Please show where I said he speaks for the Democratic Party. If you can't please don't put words into my post that I did not place there.

Also he is from the same board of Supervisors who voted to NOT have the USS Iowa on display in the SF harbor.

And also one of the ones who voted to ban military recruiting at schools.

If things like this have passed I would say he is not the minority.



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Cube Jockey
post Feb 23 2006, 11:36 PM
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QUOTE(Sleeper @ Feb 23 2006, 02:33 PM)
Please show where I said he speaks for the Democratic Party. If you can't please don't put words into my post that I did not place there.
*


I think you need to read between the lines a little more. By having this guy on Hannity and Colmes that assumption is already there for a majority of their viewers.

QUOTE(Sleeper)
Also he is from the same board of Supervisors who voted to NOT have the USS Iowa on display in the SF harbor.

How is that relevant to this topic? Here is the story on it.
QUOTE
After a wrenching debate, supervisors voted 8-3 to reject a resolution urging congressional leaders to fight to bring the 48,000-ton vessel here, citing concerns such as possible costs incurred for maintaining and housing the World War II battleship; the disinclination of taxpayers to support a military monument; and the ongoing discrimination against gay Americans by the armed services.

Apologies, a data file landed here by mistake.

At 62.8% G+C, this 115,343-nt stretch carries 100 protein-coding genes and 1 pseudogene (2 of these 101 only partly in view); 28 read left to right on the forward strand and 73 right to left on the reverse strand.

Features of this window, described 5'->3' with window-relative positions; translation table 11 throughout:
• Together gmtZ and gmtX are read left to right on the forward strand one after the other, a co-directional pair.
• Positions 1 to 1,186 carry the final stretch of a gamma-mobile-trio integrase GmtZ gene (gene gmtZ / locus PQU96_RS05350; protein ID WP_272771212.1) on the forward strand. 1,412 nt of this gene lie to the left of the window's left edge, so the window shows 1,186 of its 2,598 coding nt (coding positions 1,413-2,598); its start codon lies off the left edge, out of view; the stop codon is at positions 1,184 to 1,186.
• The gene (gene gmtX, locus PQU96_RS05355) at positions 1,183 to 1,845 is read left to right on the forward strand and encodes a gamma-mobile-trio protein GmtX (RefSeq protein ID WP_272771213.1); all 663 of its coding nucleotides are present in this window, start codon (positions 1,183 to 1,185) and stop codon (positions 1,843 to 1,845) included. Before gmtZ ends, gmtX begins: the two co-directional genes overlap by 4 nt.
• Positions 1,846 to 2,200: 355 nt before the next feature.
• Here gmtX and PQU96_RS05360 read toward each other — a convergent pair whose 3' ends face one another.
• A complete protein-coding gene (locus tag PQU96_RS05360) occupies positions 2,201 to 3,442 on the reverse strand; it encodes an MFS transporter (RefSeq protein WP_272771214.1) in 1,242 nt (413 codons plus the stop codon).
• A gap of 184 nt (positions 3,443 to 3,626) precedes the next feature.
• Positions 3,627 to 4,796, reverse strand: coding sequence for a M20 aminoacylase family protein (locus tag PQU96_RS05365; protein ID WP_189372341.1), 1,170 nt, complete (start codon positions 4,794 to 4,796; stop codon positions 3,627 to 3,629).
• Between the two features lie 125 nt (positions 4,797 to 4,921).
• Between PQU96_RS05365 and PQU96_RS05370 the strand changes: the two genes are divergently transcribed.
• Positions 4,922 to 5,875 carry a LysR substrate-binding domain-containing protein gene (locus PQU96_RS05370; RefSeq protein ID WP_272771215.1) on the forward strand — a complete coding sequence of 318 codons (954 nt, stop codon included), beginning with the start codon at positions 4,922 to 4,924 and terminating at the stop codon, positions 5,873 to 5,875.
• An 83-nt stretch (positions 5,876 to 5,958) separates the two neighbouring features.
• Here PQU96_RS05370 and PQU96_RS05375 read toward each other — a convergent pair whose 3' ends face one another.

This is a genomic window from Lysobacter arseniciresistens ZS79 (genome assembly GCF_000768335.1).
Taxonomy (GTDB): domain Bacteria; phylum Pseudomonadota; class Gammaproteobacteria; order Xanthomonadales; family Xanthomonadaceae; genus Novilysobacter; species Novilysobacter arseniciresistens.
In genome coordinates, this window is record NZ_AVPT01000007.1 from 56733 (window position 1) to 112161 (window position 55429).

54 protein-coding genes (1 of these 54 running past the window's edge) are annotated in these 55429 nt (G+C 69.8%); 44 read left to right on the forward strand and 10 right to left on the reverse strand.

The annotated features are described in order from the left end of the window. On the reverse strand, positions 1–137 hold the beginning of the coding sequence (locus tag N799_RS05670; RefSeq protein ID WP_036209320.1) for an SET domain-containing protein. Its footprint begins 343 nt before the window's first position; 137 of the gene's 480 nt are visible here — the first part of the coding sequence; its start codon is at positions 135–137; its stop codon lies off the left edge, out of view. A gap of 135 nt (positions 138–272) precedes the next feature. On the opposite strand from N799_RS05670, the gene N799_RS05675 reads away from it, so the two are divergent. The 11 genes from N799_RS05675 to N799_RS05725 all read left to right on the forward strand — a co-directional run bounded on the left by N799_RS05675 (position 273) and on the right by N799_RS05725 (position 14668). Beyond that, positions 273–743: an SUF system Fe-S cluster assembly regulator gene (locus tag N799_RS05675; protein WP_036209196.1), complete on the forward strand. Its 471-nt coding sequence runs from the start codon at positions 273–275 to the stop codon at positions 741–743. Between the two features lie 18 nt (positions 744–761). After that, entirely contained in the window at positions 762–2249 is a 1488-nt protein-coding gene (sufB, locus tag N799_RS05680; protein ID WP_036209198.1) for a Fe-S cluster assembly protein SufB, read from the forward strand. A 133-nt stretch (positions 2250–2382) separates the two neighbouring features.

That sounds perfectly reasonable to me, I sure don't want my tax money going to maintain some battleship (I'm a resident of SF), there are much bigger problems in the city that deserve that funding. I for one would like to see the roads continue to be improved, public transit improved, etc. In the article it also cites that the USS Hornet in Alameda loses money and currently owes Alameda $500,000. The whole "the military doesn't support homosexuals" portion of this is just icing but does play well to most of the city, the tax implications are enough for me to reject the idea. So good call by the city.

QUOTE(Sleeper)
And also one of the ones who voted to ban military recruiting at schools.

Actually that measure was called "College Not Combat" and it doesn't ban military recruiters from school, although you wouldn't know that if you get your news from FoxNews - source
QUOTE
Measure I, dubbed "College Not Combat," opposes the presence of military recruiters at public high schools and colleges. However, it would not ban the armed forces from seeking enlistees at city campuses, since that would put schools at risk of losing federal funding.

Instead, Proposition I encourages city officials and university administrators to exclude recruiters and create scholarships and training programs that would reduce the military's appeal to young adults.


I guess there are just too many words there, that'd be too complicated. It is easier to just call it a ban. Heaven forbid we encourage young people to go off to college instead of getting hooked by propaganda like the "try one" program. People should join the military because they want to, not because it is the only way they can get to college (i.e. money and scholarships).

But I'm going to ask the question again - is this something of national importance that is being seriously debated or is this simply an attempt to show up a guest on Hannity and Colmes? If this is so important where is the national support for it?

I'm sure there are plenty of guests on talk shows across the country with crackpot ideas that have no support, why is this one special?
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Sleeper
post Feb 23 2006, 11:56 PM